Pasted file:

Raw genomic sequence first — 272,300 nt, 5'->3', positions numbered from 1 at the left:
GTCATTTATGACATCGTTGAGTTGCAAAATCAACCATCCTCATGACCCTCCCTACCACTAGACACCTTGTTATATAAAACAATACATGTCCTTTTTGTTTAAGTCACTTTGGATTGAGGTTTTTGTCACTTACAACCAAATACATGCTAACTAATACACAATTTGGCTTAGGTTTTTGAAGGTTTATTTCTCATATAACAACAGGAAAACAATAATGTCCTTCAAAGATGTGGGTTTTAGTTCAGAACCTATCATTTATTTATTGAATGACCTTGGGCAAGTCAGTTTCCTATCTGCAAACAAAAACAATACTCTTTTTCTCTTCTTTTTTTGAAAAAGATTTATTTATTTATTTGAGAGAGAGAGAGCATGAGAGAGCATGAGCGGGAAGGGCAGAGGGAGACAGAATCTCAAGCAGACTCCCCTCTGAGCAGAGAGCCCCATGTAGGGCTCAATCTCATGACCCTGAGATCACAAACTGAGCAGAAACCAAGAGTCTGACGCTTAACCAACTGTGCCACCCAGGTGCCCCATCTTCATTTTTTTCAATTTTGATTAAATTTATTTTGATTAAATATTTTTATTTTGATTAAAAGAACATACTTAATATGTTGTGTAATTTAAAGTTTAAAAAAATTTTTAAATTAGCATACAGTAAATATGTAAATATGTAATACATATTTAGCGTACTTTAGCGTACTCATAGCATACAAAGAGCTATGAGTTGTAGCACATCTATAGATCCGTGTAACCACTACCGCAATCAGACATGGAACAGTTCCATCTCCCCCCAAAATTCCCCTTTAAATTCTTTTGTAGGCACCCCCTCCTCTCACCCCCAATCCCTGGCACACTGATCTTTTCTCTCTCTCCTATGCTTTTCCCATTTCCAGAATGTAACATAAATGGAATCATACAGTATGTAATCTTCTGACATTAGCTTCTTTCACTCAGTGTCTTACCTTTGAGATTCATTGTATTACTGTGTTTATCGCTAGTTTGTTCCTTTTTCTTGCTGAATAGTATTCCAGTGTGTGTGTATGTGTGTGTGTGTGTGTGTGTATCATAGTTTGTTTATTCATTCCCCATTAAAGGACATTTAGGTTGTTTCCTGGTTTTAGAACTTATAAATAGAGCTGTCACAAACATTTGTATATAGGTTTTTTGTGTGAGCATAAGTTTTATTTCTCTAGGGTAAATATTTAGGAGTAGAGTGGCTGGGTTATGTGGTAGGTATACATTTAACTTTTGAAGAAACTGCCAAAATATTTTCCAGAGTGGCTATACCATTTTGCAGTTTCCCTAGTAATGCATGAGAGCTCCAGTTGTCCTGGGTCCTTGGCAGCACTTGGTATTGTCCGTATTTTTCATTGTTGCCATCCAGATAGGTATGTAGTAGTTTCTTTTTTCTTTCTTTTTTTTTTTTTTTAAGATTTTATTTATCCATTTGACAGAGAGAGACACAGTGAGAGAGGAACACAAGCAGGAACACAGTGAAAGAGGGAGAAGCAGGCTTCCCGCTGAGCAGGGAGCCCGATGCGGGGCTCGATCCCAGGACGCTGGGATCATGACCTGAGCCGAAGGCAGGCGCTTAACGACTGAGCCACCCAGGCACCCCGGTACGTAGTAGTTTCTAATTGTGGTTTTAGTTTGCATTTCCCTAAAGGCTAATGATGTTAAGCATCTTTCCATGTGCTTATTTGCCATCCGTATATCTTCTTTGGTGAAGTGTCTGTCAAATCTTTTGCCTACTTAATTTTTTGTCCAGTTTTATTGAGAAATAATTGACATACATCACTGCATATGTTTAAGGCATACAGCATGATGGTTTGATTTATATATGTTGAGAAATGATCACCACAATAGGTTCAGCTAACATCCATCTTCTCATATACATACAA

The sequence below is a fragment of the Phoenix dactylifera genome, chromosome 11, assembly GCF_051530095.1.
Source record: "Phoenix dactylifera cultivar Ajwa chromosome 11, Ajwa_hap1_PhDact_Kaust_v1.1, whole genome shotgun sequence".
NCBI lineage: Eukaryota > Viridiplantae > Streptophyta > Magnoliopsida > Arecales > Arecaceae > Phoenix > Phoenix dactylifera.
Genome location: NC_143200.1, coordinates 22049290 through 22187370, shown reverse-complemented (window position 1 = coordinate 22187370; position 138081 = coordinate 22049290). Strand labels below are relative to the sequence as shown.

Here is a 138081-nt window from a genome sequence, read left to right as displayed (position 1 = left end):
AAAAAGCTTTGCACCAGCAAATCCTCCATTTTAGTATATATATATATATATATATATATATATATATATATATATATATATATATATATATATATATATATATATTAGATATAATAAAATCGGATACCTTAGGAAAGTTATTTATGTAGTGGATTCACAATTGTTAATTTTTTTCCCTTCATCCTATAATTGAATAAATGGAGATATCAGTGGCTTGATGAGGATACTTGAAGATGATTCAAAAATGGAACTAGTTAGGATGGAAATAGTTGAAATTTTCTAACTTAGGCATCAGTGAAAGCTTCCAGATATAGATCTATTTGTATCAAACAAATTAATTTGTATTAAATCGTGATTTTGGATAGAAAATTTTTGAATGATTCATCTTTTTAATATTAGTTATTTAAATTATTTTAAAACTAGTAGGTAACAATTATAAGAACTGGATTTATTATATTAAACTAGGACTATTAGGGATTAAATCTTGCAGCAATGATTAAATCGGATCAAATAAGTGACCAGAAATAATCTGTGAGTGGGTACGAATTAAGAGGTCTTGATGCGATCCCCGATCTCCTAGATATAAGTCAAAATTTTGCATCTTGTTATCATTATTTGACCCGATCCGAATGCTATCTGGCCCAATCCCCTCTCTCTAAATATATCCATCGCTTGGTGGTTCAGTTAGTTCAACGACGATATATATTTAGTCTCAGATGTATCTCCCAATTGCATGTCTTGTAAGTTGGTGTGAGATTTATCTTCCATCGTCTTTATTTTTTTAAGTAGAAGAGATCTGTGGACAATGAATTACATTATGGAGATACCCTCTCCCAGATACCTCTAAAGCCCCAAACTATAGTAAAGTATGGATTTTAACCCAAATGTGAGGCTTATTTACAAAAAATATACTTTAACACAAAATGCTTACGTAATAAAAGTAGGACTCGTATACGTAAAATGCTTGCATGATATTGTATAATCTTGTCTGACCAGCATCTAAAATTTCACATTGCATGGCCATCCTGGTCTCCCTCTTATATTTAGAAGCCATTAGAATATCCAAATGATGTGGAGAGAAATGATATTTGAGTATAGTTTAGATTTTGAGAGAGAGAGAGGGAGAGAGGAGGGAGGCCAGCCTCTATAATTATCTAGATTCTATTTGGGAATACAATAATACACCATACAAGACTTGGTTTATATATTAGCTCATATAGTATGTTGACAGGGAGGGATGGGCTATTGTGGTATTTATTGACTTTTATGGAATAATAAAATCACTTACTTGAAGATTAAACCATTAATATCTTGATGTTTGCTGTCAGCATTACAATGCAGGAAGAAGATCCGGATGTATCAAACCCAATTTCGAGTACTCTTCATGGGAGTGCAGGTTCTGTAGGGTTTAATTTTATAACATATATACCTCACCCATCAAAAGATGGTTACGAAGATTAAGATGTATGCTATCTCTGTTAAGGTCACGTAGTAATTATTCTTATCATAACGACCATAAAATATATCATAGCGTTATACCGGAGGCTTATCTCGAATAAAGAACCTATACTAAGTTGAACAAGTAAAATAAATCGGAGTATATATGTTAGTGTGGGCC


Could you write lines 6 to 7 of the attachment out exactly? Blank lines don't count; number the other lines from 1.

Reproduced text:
Genome location: NC_143200.1, coordinates 22049290 through 22187370, shown reverse-complemented (window position 1 = coordinate 22187370; position 138081 = coordinate 22049290). Strand labels below are relative to the sequence as shown.

Here is a 138081-nt window from a genome sequence, read left to right as displayed (position 1 = left end):